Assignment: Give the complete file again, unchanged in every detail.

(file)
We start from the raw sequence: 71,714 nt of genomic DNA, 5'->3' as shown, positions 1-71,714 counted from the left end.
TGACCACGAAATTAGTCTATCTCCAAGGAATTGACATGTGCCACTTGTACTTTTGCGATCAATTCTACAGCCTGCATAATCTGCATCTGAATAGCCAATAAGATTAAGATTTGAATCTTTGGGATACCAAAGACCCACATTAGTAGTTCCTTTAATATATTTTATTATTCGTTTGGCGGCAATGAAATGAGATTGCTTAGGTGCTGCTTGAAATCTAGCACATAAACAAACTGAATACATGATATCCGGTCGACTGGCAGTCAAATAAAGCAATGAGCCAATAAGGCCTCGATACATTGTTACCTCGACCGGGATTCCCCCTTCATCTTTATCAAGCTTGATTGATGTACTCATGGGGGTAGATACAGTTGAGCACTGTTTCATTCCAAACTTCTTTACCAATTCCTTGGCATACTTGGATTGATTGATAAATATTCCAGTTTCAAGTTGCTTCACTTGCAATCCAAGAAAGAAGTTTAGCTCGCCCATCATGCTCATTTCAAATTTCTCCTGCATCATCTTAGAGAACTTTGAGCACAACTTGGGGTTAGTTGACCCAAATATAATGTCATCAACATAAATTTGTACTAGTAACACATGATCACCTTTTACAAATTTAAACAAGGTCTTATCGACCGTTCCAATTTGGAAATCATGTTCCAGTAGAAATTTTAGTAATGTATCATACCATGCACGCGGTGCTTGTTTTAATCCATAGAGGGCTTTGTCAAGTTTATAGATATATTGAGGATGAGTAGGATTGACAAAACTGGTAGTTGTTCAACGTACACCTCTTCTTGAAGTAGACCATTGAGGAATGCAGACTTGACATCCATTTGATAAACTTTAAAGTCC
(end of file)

We start from the raw sequence: 71,714 nt of genomic DNA, 5'->3' as shown, positions 1-71,714 counted from the left end.
TGACCACGAAATTAGTCTATCTCCAAGGAATTGACATGTGCCACTTGTACTTTTGCGATCAATTCTACAGCCTGCATAATCTGCATCTGAATAGCCAATAAGATTAAGATTTGAATCTTTGGGATACCAAAGACCCACATTAGTAGTTCCTTTAATATATTTTATTATTCGTTTGGCGGCAATGAAATGAGATTGCTTAGGTGCTGCTTGAAATCTAGCACATAAACAAACTGAATACATGATATCCGGTCGACTGGCAGTCAAATAAAGCAATGAGCCAATAAGGCCTCGATACATTGTTACCTCGACCGGGATTCCCCCTTCATCTTTATCAAGCTTGATTGATGTACTCATGGGGGTAGATACAGTTGAGCACTGTTTCATTCCAAACTTCTTTACCAATTCCTTGGCATACTTGGATTGATTGATAAATATTCCAGTTTCAAGTTGCTTCACTTGCAATCCAAGAAAGAAGTTTAGCTCGCCCATCATGCTCATTTCAAATTTCTCCTGCATCATCTTAGAGAACTTTGAGCACAACTTGGGGTTAGTTGACCCAAATATAATGTCATCAACATAAATTTGTACTAGTAACACATGATCACCTTTTACAAATTTAAACAAGGTCTTATCGACCGTTCCAATTTGGAAATCATGTTCCAGTAGAAATTTTAGTAATGTATCATACCATGCACGCGGTGCTTGTTTTAATCCATAGAGGGCTTTGTCAAGTTTATAGATATATTGAGGATGAGTAGGATTGACAAAACTGGTAGTTGTTCAACGTACACCTCTTCTTGAAGTAGACCATTGAGGAATGCAGACTTGACATCCATTTGATAAACTTTAAAGTCC